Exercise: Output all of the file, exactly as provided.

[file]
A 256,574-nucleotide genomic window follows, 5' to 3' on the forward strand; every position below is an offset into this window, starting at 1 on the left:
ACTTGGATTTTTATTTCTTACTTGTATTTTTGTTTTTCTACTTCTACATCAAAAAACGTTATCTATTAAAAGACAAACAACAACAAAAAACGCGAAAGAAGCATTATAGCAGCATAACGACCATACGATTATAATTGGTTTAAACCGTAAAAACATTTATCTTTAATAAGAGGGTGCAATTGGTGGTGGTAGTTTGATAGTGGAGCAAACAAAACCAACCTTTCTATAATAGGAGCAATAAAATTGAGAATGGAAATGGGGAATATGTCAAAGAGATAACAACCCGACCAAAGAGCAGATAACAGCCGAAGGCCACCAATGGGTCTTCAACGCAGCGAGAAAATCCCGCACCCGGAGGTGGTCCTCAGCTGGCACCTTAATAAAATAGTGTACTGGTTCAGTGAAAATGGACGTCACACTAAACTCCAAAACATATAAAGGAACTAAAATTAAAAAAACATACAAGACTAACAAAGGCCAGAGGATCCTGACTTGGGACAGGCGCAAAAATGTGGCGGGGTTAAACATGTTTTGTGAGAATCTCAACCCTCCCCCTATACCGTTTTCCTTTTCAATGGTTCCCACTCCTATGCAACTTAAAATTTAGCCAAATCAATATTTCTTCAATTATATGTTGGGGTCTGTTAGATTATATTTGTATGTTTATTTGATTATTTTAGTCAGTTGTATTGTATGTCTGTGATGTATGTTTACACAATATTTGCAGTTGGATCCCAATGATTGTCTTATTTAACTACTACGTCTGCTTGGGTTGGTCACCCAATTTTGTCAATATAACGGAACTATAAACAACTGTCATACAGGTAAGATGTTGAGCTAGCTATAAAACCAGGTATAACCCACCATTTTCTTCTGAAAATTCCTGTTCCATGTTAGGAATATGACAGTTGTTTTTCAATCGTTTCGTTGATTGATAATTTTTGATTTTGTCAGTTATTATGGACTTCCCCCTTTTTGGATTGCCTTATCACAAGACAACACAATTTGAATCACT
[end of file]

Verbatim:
A 256,574-nucleotide genomic window follows, 5' to 3' on the forward strand; every position below is an offset into this window, starting at 1 on the left:
ACTTGGATTTTTATTTCTTACTTGTATTTTTGTTTTTCTACTTCTACATCAAAAAACGTTATCTATTAAAAGACAAACAACAACAAAAAACGCGAAAGAAGCATTATAGCAGCATAACGACCATACGATTATAATTGGTTTAAACCGTAAAAACATTTATCTTTAATAAGAGGGTGCAATTGGTGGTGGTAGTTTGATAGTGGAGCAAACAAAACCAACCTTTCTATAATAGGAGCAATAAAATTGAGAATGGAAATGGGGAATATGTCAAAGAGATAACAACCCGACCAAAGAGCAGATAACAGCCGAAGGCCACCAATGGGTCTTCAACGCAGCGAGAAAATCCCGCACCCGGAGGTGGTCCTCAGCTGGCACCTTAATAAAATAGTGTACTGGTTCAGTGAAAATGGACGTCACACTAAACTCCAAAACATATAAAGGAACTAAAATTAAAAAAACATACAAGACTAACAAAGGCCAGAGGATCCTGACTTGGGACAGGCGCAAAAATGTGGCGGGGTTAAACATGTTTTGTGAGAATCTCAACCCTCCCCCTATACCGTTTTCCTTTTCAATGGTTCCCACTCCTATGCAACTTAAAATTTAGCCAAATCAATATTTCTTCAATTATATGTTGGGGTCTGTTAGATTATATTTGTATGTTTATTTGATTATTTTAGTCAGTTGTATTGTATGTCTGTGATGTATGTTTACACAATATTTGCAGTTGGATCCCAATGATTGTCTTATTTAACTACTACGTCTGCTTGGGTTGGTCACCCAATTTTGTCAATATAACGGAACTATAAACAACTGTCATACAGGTAAGATGTTGAGCTAGCTATAAAACCAGGTATAACCCACCATTTTCTTCTGAAAATTCCTGTTCCATGTTAGGAATATGACAGTTGTTTTTCAATCGTTTCGTTGATTGATAATTTTTGATTTTGTCAGTTATTATGGACTTCCCCCTTTTTGGATTGCCTTATCACAAGACAACACAATTTGAATCACT